Rosenstein's 2:30 p.m. briefing with the Senate was scheduled before he announced late Wednesday that he was appointing Robert Mueller, a former prosecutor who served as FBI director from 2001 to 2013, to take over the Russia investigation as special counsel.
To emphasize the independence of his decision, Rosenstein did not notify White House Counsel Donald McGahn of the appointment until 5:30 p.m., the same time Justice Department officials were briefing reporters and 30 minutes before the news became public.
Trump tweeted early Thursday morning that he was the victim of a "witch hunt" and expressed anger that a special counsel hadn't ever been appointed to investigate Hillary Clinton or former president Barack Obama for their "illegal acts." (He misspelled "counsel" as "councel.")
"With all of the illegal acts that took place in the Clinton campaign & Obama Administration, there was never a special councel appointed!" Trump tweeted. "This is the single greatest witch hunt of a politician in American history!"
Rosenstein will most certainly be asked by senators about his decision to launch an independent investigation, as well as the circumstances surrounding the memo he wrote about Comey .
After the Senate briefing was announced Monday by a spokesman for Senate Majority Leader Mitch McConnell, R-Ky., Senate Minority Leader Charles Schumer, D-N.Y., said in a statement that he hoped senators on both sides of the aisle would "use this opportunity to seek the full truth" about Comey's firing.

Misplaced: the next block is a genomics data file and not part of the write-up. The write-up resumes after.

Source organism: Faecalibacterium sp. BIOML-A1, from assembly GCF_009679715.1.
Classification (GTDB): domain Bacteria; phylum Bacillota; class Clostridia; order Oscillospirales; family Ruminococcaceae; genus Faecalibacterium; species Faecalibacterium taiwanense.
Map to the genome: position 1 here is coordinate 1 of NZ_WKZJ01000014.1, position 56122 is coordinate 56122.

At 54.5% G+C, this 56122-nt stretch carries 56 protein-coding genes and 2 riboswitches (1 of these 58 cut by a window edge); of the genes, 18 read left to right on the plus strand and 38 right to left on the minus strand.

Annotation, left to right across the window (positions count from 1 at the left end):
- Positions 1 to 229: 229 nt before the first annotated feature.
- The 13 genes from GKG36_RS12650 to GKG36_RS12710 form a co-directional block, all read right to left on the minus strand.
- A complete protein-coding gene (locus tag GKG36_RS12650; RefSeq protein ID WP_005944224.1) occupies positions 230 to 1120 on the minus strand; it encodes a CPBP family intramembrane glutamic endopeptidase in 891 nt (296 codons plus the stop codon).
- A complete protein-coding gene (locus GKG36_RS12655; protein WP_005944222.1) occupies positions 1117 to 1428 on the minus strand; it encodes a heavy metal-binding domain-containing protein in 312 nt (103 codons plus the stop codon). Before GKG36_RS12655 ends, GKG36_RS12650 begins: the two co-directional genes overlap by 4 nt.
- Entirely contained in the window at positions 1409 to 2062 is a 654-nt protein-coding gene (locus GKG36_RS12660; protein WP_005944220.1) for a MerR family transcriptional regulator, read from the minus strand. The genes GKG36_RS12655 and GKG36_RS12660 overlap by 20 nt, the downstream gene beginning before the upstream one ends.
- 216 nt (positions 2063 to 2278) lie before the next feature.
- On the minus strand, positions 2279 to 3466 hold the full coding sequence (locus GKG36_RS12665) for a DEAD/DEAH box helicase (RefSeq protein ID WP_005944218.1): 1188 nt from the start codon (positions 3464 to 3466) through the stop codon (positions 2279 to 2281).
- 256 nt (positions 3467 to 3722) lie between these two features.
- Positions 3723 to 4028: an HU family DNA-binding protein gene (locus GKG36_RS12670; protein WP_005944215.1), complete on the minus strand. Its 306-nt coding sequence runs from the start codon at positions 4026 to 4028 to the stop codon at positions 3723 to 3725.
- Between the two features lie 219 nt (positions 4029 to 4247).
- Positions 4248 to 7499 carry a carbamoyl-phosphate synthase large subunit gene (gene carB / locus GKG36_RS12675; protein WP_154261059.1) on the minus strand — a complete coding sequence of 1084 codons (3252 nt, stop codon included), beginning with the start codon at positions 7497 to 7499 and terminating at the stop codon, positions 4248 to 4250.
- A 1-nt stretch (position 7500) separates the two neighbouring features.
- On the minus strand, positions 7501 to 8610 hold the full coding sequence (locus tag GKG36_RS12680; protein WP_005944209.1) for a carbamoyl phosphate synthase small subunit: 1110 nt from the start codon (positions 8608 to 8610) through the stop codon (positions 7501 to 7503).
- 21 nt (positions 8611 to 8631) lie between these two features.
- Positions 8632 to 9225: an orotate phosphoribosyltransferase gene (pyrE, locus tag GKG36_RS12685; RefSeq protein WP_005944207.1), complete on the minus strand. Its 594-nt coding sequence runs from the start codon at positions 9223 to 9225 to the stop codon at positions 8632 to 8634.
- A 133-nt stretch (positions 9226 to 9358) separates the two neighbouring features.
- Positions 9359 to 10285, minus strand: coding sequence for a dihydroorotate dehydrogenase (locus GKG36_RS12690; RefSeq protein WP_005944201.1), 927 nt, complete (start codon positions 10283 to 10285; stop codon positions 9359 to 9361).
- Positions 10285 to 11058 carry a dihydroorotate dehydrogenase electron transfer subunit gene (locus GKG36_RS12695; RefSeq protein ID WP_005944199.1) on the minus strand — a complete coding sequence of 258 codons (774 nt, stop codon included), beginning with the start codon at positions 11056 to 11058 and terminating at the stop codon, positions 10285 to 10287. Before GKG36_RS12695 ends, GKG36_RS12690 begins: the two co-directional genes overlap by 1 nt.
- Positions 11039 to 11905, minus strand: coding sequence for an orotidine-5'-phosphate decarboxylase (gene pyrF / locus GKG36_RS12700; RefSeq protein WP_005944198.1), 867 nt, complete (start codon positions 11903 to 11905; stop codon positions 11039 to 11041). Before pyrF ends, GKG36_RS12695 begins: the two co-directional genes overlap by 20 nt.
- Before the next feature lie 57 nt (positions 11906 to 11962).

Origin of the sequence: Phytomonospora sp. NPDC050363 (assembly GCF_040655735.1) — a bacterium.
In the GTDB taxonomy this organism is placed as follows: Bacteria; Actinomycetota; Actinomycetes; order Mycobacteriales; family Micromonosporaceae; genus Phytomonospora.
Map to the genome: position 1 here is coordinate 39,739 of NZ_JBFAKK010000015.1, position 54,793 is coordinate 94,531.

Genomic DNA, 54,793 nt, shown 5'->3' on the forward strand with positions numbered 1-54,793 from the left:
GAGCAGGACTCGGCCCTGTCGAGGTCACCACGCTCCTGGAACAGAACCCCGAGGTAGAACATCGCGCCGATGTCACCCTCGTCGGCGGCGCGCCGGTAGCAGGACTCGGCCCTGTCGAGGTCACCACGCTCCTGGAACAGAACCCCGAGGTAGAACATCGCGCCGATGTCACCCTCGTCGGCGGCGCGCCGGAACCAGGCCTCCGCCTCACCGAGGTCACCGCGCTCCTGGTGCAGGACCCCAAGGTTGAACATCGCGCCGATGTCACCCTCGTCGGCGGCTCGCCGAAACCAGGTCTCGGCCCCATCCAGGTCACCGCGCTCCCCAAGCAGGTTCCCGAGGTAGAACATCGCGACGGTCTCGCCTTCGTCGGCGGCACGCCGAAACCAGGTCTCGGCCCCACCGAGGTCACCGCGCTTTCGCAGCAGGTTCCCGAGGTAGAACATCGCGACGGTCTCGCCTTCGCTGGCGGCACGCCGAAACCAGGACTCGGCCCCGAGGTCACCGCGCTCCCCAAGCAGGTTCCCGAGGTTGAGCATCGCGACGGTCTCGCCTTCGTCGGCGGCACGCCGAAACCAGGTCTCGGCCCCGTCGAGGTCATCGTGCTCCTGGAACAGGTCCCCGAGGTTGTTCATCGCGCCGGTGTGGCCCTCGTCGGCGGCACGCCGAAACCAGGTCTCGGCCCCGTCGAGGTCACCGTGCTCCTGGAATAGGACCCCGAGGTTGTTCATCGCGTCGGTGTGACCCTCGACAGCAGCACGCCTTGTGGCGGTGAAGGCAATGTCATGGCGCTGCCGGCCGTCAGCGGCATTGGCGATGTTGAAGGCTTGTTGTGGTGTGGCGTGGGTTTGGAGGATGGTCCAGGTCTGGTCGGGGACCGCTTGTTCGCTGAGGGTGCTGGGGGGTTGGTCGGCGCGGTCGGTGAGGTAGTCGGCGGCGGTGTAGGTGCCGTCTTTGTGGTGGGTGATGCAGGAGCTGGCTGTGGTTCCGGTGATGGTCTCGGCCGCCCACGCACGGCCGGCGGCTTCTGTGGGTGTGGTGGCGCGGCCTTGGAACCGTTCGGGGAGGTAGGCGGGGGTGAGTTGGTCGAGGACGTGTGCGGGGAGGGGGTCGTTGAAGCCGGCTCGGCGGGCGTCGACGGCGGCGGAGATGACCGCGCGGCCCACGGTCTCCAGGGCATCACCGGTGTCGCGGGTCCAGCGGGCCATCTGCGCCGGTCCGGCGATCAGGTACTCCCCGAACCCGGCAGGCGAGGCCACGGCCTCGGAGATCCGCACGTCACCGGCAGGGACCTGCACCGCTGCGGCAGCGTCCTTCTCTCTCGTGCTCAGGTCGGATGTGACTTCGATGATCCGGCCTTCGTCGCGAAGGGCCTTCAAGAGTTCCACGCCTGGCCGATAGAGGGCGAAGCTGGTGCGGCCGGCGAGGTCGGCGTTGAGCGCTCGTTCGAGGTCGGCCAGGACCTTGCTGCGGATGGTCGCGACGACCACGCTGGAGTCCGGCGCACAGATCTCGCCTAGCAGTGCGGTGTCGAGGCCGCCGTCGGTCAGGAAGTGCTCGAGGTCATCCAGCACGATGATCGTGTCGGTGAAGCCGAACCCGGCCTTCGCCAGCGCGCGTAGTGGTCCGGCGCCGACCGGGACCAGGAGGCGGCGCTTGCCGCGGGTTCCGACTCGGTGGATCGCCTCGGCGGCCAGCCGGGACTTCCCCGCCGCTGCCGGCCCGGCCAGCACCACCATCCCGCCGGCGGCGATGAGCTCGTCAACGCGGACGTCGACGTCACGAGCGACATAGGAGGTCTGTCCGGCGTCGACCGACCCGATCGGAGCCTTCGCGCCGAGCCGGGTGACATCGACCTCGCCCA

Last week, in his memo about Comey, Rosenstein wrote that the FBI director had violated longstanding Justice Department practices in his handling of FBI investigation into Hillary Clinton's use of a private email server as secretary of state. Principal Deputy White House press secretary Sarah Huckabee Sanders pointed to Rosenstein's memo as the reason for Trump's firing, saying that Comey had committed "atrocities" in overseeing the FBI's investigation into Clinton.
But, according to a person close to the White House, Rosenstein was upset about the narrative that emerged from the White House the evening of May 9. That telling cast Rosenstein as the prime mover of the decision to fire Comey, even though Trump late stated that he had already decided to fire him before asking Rosenstein for the memo. Rosenstein threatened to resign from the Justice Department because of the explanation that White House officials were giving reporters about why the firing happened.
By Wednesday, White House officials had backed off blaming Rosenstein for the firing and the next day Trump contradicted his own officials and told NBC News that the decision to fire Comey was his alone and he was thinking of "this Russia thing with Trump" when he made it.
Rosenstein may have blunted some of the criticism of his actions in the last week with his special counsel announcement Wednesday. Both Democratic and Republican lawmakers praised Rosenstein's appointment of Mueller to oversee the probe into Russian meddling in last year's presidential election and possibly investigate whether the president or anyone at the White House has interfered with the investigation.
Rep. Jason Chaffetz, R-Utah, chairman of the House Oversight and Government Reform Committee, cheered Rosenstein's choice on Twitter, writing: "Impeccable credentials. Should be widely accepted."